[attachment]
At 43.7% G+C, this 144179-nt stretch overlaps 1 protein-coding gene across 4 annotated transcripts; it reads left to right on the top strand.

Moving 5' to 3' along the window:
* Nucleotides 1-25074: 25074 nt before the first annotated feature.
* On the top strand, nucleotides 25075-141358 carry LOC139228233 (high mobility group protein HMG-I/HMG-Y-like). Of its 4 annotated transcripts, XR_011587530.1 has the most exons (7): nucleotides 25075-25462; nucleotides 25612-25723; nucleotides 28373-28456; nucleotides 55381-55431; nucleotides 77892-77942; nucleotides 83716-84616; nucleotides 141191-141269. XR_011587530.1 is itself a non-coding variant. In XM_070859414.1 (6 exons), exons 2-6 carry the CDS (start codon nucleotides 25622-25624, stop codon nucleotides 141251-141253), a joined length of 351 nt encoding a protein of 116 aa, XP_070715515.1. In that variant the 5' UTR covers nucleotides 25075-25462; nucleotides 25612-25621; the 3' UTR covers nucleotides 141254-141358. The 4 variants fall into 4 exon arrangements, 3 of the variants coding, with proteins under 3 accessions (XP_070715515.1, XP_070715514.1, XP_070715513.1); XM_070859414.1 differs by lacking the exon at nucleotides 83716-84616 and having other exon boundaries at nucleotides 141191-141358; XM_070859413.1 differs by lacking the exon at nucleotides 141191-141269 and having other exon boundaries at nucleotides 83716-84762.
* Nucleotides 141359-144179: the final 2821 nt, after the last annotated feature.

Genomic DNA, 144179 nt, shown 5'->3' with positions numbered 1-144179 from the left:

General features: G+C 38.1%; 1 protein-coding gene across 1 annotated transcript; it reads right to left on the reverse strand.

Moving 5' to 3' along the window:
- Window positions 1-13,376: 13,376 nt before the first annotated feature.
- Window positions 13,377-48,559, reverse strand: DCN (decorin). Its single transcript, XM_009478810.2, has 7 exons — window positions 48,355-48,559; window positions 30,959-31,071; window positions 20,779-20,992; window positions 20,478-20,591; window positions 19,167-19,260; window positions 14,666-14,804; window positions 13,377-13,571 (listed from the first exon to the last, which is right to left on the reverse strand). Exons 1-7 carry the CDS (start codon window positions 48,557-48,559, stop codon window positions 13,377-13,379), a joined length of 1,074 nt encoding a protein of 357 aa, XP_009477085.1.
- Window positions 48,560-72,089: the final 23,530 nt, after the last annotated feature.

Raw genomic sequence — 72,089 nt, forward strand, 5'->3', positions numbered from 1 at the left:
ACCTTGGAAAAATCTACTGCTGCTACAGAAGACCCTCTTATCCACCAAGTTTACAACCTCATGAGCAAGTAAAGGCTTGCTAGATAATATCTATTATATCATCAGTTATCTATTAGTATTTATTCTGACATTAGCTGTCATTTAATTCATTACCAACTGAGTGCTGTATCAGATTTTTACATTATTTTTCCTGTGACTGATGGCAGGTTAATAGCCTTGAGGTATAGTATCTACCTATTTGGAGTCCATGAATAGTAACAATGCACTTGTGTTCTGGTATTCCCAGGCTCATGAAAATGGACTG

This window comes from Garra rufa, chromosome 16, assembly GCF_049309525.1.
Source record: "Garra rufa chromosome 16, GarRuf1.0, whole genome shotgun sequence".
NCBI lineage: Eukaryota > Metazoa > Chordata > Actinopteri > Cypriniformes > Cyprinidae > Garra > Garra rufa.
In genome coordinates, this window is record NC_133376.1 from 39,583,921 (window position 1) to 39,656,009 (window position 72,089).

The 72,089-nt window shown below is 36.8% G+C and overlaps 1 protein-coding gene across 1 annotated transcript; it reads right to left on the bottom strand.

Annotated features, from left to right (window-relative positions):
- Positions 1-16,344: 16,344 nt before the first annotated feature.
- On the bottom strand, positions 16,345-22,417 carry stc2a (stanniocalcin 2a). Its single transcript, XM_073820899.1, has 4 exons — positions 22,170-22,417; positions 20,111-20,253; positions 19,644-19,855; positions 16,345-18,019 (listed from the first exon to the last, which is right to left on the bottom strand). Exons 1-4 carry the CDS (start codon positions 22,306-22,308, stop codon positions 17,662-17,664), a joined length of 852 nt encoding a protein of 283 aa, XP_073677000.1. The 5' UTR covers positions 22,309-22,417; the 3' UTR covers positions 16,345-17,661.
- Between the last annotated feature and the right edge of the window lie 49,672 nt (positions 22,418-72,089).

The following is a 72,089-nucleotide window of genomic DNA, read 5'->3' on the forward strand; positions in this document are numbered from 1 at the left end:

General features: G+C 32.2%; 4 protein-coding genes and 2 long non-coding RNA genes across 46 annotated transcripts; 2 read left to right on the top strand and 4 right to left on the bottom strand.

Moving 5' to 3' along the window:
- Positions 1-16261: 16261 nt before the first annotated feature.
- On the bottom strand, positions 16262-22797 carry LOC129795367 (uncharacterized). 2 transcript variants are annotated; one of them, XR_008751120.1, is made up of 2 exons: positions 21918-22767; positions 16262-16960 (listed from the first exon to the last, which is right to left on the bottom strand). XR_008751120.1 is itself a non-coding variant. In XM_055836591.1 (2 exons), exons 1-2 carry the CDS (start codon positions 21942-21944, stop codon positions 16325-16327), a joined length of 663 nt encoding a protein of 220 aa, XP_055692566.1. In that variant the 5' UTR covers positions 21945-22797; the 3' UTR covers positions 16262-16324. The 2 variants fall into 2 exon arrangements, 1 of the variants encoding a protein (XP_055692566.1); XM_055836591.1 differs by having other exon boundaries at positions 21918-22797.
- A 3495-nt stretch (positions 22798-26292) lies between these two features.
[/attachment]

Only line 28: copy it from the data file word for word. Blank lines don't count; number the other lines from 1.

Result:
- A 3495-nt stretch (positions 22798-26292) lies between these two features.